Nikolaas Tinbergen's Discussion With Richard Evans: Introduction (00:57)
Nikolaas Tinbergen was among a team of behavioral zoologists who won the Nobel Prize for their creation of the field of ethology.
Developing Ethology (04:28)
Tinbergen talks about his reaction to being part of the first Nobel Prize-winning team of researchers within the behavioral disciplines. He goes on to say that all of the information included in the field of ethology had been discovered and documented previously by biologists; they just expanded the experimentation and recording of these behaviors.
Developing Behavior (05:48)
Similarly to how psychologists had an issue with the overuse of the word "instinct," many ethologists have found the word "innate" to be too ambiguous to have any academic use. Tinbergen explains how scientists now understand that many animals are very distinct on a genetic basis; the laws of natural selection have been relaxed within domesticated animals.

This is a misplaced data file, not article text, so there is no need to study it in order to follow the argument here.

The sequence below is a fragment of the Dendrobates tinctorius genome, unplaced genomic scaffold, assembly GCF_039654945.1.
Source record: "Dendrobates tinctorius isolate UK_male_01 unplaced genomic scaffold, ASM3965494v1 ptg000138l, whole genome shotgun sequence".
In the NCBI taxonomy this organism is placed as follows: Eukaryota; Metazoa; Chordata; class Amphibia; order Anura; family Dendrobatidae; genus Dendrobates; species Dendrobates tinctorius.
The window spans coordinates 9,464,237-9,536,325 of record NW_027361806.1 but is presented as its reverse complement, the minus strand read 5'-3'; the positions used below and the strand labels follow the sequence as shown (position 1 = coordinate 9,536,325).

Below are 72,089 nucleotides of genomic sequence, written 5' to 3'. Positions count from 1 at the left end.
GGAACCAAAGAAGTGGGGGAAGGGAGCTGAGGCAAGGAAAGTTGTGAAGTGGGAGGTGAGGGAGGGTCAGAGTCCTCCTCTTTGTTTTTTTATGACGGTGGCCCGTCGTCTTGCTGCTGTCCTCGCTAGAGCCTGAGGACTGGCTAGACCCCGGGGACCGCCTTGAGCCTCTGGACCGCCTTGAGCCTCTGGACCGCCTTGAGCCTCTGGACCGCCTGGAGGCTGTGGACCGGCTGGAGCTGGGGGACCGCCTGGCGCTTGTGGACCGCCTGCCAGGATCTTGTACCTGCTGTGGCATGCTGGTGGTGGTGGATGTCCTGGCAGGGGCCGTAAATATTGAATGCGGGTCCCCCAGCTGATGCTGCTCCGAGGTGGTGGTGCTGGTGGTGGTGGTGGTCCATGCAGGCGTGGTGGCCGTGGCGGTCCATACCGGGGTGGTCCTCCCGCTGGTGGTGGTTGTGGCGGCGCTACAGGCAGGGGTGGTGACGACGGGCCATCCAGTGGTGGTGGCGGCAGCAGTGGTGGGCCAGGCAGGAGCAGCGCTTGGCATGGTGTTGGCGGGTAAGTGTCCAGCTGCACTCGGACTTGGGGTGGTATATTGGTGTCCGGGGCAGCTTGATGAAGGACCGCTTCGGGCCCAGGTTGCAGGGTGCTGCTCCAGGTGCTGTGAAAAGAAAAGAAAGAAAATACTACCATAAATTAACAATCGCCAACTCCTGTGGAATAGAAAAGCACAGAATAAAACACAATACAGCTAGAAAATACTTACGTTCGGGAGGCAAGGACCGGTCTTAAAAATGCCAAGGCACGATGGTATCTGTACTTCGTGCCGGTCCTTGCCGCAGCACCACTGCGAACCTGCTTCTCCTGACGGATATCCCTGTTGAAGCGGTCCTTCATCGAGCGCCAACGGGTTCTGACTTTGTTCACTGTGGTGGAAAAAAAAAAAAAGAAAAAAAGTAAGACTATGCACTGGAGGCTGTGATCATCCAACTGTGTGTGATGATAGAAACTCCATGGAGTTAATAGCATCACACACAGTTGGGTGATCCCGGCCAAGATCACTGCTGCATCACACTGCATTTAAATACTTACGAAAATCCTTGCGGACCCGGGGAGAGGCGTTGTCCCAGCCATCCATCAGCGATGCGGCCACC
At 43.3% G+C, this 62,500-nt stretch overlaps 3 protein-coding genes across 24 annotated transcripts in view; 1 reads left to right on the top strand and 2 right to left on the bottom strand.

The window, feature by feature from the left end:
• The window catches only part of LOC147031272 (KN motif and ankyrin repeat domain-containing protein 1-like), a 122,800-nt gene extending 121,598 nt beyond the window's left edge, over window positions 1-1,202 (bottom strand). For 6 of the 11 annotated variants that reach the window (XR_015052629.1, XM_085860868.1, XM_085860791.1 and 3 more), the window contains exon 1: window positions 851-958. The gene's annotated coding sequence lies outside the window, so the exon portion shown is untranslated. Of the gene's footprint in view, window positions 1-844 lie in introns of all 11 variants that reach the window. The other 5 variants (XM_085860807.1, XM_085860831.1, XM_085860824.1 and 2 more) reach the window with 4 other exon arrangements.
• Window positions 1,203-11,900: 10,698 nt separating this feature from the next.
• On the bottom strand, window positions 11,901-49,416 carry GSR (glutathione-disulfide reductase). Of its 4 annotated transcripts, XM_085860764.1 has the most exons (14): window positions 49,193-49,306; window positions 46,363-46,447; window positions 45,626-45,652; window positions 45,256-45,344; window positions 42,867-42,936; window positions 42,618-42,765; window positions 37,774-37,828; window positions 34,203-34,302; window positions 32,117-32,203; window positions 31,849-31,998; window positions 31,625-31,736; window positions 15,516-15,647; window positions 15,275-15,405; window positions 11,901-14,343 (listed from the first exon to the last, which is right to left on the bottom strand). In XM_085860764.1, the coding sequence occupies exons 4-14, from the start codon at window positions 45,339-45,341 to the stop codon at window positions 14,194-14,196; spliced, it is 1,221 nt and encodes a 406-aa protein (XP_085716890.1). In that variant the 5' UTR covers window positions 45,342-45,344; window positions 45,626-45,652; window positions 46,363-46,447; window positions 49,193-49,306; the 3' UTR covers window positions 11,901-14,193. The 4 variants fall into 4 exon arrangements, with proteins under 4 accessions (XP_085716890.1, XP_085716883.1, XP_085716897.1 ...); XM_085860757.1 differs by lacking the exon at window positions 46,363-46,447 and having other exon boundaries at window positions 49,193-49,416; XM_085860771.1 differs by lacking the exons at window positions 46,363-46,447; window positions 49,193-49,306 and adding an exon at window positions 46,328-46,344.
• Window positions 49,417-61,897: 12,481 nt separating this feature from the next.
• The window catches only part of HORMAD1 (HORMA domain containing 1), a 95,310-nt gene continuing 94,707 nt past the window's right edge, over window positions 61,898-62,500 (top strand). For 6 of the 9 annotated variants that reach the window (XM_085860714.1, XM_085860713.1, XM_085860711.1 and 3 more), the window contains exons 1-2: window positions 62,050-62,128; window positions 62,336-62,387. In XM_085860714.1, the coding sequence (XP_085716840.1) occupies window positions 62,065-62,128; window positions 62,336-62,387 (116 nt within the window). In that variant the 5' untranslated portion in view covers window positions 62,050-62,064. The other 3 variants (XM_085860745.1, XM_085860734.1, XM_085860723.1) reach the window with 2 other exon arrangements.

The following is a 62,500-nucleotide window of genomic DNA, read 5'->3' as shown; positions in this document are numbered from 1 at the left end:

Primary Drive (07:40)
Tinbergen is asked about his study and book, "The Study of Instinct," which is about motivation within different animal species; Tinbergen goes on to say that this research is now outdated, but he does still use this approach.
Male and Female Behavior (09:46)
Tinbergen discusses aggression within animals and his idea that as human communities expanded, it became easier for people to see individuals as enemies rather than a fellow man. Tinbergen shares his beliefs around the women's movement and how men and women are behaviorally programmed.
Credits: Ethology and Genetic Programming Versus Learning (00:38)
Credits: Ethology and Genetic Programming Versus Learning
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